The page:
ATLANTA (AP) -- Jeff Quinney considered turning pro after winning the U.S. Amateur Championship, then thought better of it. The chance to capture another title was just too much to pass up.
Quinney remained on course to become the first repeat champion since Tiger Woods, beating former Arizona State teammate Chez Reavie 4 and 3 Wednesday as match play began at the 106-year-old tournament.
"I've got to like my chances," said Quinney, of Eugene, Ore., after playing the final three holes just for practice at historic East Lake Golf Club. "If I didn't, I shouldn't even be here."
The 22-year-old Quinney graduated from Arizona State in the spring but kept his amateur status. He has already had a memorable year, playing in the Masters, U.S. Open and British Open by virtue of his 39-hole victory over James Driscoll at Baltusrol in 2000.
"I struggled all year to make a decision," Quinney said. "I had a chance to play some pro events, but I tried to look at it in the big picture. Twenty years down the road, I didn't want to be asking why I didn't give myself a chance to win it a second time."
He would be only the fourth player since World War II to defend his title, joining Harvie Ward Jr. (1955-56), Jay Sigel (1982-83) and Woods, who won three in a row from 1994-96.
Other past champions include Arnold Palmer, Jack Nicklaus, Mark O'Meara, Hal Sutton, Phil Mickelson and Justin Leonard.
Quinney took command of his match on No. 8 when he knocked an 8-iron to 4 feet, then made a testy downhill putt for birdie and a 2-up lead.
The defending champ closed out the match at the 15th, despite knocking his second straight drive in the trees. He recovered with a shot that scraped the bark of a giant oak, powered through the branch of another tree and landed in the middle of the fairway.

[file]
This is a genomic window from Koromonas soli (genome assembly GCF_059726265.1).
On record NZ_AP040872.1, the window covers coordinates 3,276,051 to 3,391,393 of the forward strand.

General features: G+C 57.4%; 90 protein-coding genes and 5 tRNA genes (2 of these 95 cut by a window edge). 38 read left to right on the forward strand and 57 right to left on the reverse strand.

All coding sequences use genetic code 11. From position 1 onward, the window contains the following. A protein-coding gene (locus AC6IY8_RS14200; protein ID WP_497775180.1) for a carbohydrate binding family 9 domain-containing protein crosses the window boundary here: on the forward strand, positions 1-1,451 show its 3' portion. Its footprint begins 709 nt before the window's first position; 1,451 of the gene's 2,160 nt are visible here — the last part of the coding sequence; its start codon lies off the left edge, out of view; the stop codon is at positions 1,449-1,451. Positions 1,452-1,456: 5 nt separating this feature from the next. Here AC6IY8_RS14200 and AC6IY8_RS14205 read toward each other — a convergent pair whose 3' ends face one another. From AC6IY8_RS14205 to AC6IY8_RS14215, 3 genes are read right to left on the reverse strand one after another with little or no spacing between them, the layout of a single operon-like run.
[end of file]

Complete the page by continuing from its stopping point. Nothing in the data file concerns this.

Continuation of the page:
From there, Quinney got up and down thanks to another brilliant iron shot. Reavie escaped a bunker but missed a 4-foot par putt that would have kept the match going.
"I've been fighting the tee ball all spring," Quinney said. "Everything else is fine, but a course like this is so demanding on the driver. You can't get away with mis-hits."
Reavie, a 19-year-old sophomore at Arizona State, was even more erratic, costing himself a chance to get back in the match when Quinney's drives began to stray.
"It's a little weird to play a friend," Reavie said. "You don't want to play each other until the final."
Quinney advanced to a second-round meeting with D.J. Trahan, a junior at Clemson and the 2000 U.S. Public Links champion.
Driscoll, of Brookline, Mass., got a scare before advancing to the round of 32. The former Virginia star needed an extra hole to beat 43-year-old Jay Childs after squandering a 3-up lead with eight to play.
Childs was playing in his first Amateur since 1980.
"I had never heard of him," Driscoll said. "But I could just tell on the first tee that he was the kind of guy who could sneak up on you and do some crazy things at the end of the match."
Childs, a golf company sales representative from nearby Kennesaw, made a great escape from the trees on the extra hole, but he chipped past the cup and missed a 15-footer to save par.
"I wasn't going to give any holes," Childs said. "I was going to make him play."
While Driscoll escaped, medalist Chris Mundorf of Raleigh, N.C., was the victim of the day's biggest upset.
Greg Earnhardt, a 32-year-old salesman from Greensboro, N.C., had to play two playoff holes in the morning just to qualify for match play. He then defeated Mundorf 1-up, taking advantage when his opponent bogeyed Nos. 16 and 17 to give away a lead.
Also advancing were a couple of 17-year-old high school students, Ryan Blaum of Coral Gables, Fla., and Daniel Summerhays from Farmington, Utah. The oldest player still alive is 42-year-old Jerry Courville of Milford, Conn.
Two rounds will be played Thursday, leading up to a 36-hole final on Sunday.
East Lake, which opened in 1908, was the home course of Bobby Jones. The clubhouse serves as a virtual shrine to the man who won a record five Amateur titles, the last in 1930 during his Grand Slam sweep.
"The clubhouse is cool," Quinney said. "But the rest of the course seems modern to me. Maybe it was advanced for its time."
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